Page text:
Thursday, May 29, 2014

The World Wars, or Six Hours of My Life I'll Never Get Back


It's bad. Really bad. I sat through it mainly because it was so full of howlers that I couldn't make myself stop hanging on for the next one.

Did you know that Joseph Stalin (as opposed to Lenin and Trotsky, who are never mentioned) founded the Soviet Union?

Or that Winston Churchill learned about warfare in the trenches at the end of World War One (that's right -- he never served in India and Afghanistan, didn't accompany American forces as a journalist in the Spanish-American War, didn't get captured, escape across hundreds of miles of enemy territory, then ride back across that territory on a bicycle as a messenger during the Boer War)?

Or that Patton led the invasion of Sicily? Apparently Patton didn't report to Harold Alexander. Apparently Bernard Montgomery and his half of the ground force weren't even there. Also, the invasion of Sicily was the first major American operation in the European Theater -- Operation Torch never happened and nobody ever heard of Eisenhower during the war. I guess they staged the Sicily landing out of London or some damn thing.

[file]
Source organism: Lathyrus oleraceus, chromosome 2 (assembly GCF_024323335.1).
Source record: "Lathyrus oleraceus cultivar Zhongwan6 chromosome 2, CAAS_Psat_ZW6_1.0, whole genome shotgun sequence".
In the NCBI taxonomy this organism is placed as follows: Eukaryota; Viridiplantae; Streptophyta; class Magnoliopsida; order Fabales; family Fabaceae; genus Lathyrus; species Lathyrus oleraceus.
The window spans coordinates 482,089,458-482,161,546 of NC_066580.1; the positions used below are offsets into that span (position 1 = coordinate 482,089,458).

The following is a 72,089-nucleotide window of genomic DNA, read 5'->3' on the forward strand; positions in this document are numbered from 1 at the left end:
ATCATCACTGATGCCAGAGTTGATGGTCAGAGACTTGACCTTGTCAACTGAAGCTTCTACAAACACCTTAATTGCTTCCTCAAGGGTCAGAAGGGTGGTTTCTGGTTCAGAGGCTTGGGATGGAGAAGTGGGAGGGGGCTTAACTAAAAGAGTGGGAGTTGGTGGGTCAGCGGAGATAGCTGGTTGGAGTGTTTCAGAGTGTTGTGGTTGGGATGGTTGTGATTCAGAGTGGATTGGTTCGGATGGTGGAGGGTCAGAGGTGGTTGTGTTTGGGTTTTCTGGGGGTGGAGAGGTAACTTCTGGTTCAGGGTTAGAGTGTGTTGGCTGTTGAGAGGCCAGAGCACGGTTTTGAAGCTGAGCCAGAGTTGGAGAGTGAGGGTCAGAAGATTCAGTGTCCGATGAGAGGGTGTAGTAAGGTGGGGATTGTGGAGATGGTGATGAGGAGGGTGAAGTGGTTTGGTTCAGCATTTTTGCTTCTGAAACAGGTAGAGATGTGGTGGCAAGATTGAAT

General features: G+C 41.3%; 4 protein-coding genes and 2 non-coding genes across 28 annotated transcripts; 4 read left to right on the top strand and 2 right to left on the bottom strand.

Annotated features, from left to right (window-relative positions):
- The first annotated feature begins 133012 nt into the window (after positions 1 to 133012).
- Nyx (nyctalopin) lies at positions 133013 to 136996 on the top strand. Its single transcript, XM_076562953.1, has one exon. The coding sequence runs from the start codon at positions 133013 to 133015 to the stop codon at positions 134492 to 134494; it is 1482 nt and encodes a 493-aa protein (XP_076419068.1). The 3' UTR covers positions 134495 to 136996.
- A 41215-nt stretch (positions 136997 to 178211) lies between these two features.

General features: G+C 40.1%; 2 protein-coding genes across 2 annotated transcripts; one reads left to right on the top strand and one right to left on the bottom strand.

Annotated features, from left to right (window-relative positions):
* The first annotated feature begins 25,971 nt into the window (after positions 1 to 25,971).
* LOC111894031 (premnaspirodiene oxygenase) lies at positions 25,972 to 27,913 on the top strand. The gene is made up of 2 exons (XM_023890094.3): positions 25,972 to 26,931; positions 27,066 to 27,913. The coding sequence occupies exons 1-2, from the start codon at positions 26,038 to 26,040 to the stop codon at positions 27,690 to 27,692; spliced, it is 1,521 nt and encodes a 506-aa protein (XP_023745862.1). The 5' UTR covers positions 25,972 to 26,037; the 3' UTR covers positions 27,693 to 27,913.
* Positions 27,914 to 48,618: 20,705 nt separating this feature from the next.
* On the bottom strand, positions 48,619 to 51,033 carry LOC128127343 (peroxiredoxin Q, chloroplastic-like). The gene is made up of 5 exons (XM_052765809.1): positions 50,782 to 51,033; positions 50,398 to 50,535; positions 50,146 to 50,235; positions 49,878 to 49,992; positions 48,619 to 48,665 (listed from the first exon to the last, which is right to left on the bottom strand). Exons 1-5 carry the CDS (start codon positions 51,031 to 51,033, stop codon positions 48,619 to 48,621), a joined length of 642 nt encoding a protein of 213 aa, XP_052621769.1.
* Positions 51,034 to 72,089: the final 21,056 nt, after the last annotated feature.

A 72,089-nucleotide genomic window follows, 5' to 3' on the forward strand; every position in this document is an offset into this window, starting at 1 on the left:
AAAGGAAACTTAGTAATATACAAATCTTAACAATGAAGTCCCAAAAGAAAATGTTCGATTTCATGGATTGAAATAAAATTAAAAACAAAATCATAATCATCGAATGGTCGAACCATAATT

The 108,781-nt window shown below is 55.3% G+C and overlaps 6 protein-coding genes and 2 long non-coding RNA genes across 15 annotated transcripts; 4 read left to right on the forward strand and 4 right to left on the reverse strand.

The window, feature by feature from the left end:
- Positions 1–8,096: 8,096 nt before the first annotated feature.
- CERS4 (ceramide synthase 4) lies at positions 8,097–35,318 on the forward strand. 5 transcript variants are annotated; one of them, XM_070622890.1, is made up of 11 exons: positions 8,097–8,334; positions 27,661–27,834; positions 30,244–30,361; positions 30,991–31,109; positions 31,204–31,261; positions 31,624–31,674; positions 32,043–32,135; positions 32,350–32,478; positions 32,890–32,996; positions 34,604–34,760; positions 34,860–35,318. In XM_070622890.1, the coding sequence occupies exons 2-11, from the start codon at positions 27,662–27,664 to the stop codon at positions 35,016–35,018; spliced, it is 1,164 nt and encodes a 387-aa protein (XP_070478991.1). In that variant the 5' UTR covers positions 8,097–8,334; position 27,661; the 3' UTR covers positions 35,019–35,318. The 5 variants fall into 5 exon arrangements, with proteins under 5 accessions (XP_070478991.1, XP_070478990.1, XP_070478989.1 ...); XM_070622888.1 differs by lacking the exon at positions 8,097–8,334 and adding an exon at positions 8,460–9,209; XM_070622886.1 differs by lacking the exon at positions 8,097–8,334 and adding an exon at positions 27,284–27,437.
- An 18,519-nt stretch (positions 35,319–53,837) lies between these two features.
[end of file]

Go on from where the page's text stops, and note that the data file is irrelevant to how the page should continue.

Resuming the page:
I never knew that Douglas MacArthur was the most important leader of US forces in World War One. Silly me, I thought that was Pershing. I thought that MacArthur was, until the last little bit of the war, Chief of Staff of the Rainbow Division. Yes, he did go out on attacks, but he wasn't supposed to. He was supposed to be at army headquarters making sure the division's staff officers did their jobs. And similarly to Churchill, no mention of his distinguished career prior to that war -- he just happened to be a general by that time, apparently for no other reason than that his dad won the Medal of Honor in the US Civil War.

And those are just ones that I noticed and remember, not having bothered to take actual notes.

OK, OK ... so they only had six hours to cover two World Wars (whose fault is that? They could have made it five two-hour nights). That might entail glossing over some of the finer points. But it doesn't mean they had to just be stupid and wrong. And especially if they were going to focus on seven individual people (Hitler, Mussolini, Stalin, Churchill, FDR, Patton and MacArthur) they could have taken the time to get the important things about those people and their interactions right.

blog comments powered by Disqus
Three Column Modification courtesy of The Blogger Guide
Some graphics and styles ported from a previous theme by Jenny Giannopoulou